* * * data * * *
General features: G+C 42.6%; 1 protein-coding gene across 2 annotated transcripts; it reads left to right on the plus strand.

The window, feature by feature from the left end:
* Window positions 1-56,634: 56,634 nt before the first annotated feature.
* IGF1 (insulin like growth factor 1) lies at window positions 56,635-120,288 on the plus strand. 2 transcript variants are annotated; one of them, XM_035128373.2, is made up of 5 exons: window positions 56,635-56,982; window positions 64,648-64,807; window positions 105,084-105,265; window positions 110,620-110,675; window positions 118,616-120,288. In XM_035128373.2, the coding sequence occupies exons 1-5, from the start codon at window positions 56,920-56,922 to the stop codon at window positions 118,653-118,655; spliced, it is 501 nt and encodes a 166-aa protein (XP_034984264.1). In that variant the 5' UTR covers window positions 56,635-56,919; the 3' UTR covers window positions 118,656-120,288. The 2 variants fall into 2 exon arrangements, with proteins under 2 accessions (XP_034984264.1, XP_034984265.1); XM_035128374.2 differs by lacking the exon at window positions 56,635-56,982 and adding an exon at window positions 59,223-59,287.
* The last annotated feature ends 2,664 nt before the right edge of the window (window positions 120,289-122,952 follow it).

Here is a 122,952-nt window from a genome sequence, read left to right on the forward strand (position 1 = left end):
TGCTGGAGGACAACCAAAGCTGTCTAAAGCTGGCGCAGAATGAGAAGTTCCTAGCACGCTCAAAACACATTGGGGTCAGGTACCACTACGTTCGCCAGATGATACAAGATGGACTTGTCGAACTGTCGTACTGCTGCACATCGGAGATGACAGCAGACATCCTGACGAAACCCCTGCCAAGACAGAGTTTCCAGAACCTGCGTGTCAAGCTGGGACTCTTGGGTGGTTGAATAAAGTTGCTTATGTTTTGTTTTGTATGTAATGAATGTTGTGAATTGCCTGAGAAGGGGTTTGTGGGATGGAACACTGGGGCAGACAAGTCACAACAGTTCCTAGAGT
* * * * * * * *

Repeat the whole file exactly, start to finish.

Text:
General features: G+C 42.6%; 1 protein-coding gene across 2 annotated transcripts; it reads left to right on the plus strand.

The window, feature by feature from the left end:
* Window positions 1-56,634: 56,634 nt before the first annotated feature.
* IGF1 (insulin like growth factor 1) lies at window positions 56,635-120,288 on the plus strand. 2 transcript variants are annotated; one of them, XM_035128373.2, is made up of 5 exons: window positions 56,635-56,982; window positions 64,648-64,807; window positions 105,084-105,265; window positions 110,620-110,675; window positions 118,616-120,288. In XM_035128373.2, the coding sequence occupies exons 1-5, from the start codon at window positions 56,920-56,922 to the stop codon at window positions 118,653-118,655; spliced, it is 501 nt and encodes a 166-aa protein (XP_034984264.1). In that variant the 5' UTR covers window positions 56,635-56,919; the 3' UTR covers window positions 118,656-120,288. The 2 variants fall into 2 exon arrangements, with proteins under 2 accessions (XP_034984264.1, XP_034984265.1); XM_035128374.2 differs by lacking the exon at window positions 56,635-56,982 and adding an exon at window positions 59,223-59,287.
* The last annotated feature ends 2,664 nt before the right edge of the window (window positions 120,289-122,952 follow it).

Here is a 122,952-nt window from a genome sequence, read left to right on the forward strand (position 1 = left end):
TGCTGGAGGACAACCAAAGCTGTCTAAAGCTGGCGCAGAATGAGAAGTTCCTAGCACGCTCAAAACACATTGGGGTCAGGTACCACTACGTTCGCCAGATGATACAAGATGGACTTGTCGAACTGTCGTACTGCTGCACATCGGAGATGACAGCAGACATCCTGACGAAACCCCTGCCAAGACAGAGTTTCCAGAACCTGCGTGTCAAGCTGGGACTCTTGGGTGGTTGAATAAAGTTGCTTATGTTTTGTTTTGTATGTAATGAATGTTGTGAATTGCCTGAGAAGGGGTTTGTGGGATGGAACACTGGGGCAGACAAGTCACAACAGTTCCTAGAGT